How many of you have worked with an athlete all the way up to when you think they are ready to return only to hear them say they don't feel as quick, as prepared, or as ready as you think they are? Or worse, how many of you have returned an athlete back to sport only to see them again because they get injured? It's the worst. And yet you did all the right things. You read the research, you cleared all the joints, and you put them through "functional" hop testing, etc. So what did you miss?!
The problem with most of the return to sport testing is that they are pre-planned. Sports are anything but planned. Every movement is reactive. So we need to train our athletes for this before returning them to sport. For example, a soccer player often has to react to a defender coming at them. This can be easily trained in a small space in a clinic. Another example is using verbal commands when having your athletes train agility. Granted, you will not be able to recreate the full speed of the game but their bodies will begin to develop the motor planning. Furthermore, the athletes will develop the confidence to perform these movements in their respective sports. So next time you get that athlete to the terminal phase of rehabilitation, consider implementing reactive training.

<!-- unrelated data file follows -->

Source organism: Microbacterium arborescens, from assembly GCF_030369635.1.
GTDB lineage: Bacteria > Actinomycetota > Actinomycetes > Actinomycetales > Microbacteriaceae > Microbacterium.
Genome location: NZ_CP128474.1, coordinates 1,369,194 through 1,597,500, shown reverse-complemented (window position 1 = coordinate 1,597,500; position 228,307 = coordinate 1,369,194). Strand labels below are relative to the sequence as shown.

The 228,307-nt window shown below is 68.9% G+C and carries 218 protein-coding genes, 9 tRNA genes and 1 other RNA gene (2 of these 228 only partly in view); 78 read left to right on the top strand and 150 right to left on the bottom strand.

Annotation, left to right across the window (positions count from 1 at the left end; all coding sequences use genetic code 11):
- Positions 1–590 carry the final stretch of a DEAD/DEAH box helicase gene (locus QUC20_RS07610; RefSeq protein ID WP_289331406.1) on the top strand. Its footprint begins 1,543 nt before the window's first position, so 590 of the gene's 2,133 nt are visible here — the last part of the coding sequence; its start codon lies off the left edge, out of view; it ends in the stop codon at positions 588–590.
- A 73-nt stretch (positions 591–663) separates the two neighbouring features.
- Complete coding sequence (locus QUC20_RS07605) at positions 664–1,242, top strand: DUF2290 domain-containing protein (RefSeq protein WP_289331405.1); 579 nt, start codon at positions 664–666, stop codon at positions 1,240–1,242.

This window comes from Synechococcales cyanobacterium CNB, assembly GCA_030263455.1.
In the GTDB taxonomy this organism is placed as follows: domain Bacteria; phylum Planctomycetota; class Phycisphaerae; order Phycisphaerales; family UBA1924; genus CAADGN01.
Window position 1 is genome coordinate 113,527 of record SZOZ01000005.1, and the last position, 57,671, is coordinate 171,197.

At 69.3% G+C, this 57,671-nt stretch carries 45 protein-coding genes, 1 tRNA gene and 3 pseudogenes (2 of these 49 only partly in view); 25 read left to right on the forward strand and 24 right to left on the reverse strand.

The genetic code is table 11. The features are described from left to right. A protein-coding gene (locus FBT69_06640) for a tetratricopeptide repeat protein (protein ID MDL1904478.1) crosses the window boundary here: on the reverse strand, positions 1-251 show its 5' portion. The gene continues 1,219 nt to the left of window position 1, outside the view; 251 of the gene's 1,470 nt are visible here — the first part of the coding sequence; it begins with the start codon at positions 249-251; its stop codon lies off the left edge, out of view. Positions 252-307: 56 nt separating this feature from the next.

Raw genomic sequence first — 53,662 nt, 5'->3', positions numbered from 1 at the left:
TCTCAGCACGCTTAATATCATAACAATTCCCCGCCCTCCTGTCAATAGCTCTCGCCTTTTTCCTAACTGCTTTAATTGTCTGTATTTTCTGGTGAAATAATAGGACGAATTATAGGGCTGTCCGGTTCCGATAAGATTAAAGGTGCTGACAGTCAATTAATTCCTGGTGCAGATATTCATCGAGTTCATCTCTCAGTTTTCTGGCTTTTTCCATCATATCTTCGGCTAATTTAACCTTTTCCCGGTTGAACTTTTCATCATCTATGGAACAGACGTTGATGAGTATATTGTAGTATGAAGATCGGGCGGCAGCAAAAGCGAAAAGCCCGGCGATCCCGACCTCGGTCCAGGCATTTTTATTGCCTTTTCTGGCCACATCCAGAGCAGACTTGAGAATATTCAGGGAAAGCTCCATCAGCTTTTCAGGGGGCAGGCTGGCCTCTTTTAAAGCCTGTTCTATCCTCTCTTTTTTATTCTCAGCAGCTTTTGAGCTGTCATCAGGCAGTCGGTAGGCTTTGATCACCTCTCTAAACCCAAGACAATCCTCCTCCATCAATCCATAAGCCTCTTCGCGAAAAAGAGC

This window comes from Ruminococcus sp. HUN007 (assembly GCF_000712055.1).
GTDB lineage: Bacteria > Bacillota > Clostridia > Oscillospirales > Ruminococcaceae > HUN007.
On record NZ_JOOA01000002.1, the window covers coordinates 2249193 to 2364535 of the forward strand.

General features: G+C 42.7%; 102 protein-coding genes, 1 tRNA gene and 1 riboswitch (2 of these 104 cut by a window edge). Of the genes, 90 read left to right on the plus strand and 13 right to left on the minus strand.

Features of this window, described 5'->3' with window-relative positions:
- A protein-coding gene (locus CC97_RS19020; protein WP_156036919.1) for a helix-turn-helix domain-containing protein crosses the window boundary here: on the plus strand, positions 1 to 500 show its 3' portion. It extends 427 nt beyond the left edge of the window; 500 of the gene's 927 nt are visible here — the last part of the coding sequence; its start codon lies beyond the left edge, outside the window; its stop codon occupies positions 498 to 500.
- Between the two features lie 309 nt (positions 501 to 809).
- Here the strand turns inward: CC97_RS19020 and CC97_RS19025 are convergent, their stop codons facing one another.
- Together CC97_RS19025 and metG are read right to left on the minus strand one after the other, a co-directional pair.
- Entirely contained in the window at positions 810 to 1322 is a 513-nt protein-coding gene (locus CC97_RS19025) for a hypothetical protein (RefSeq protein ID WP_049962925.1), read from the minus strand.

Want more examples of reactive training? Check out our premium page for specific return to sport evaluations, testing, and training for specific positions.
Need help with return to sport testing? Later this month we are releasing a podcast on specific return to sport rehabilitation and testing. Example tests, exercises, and more!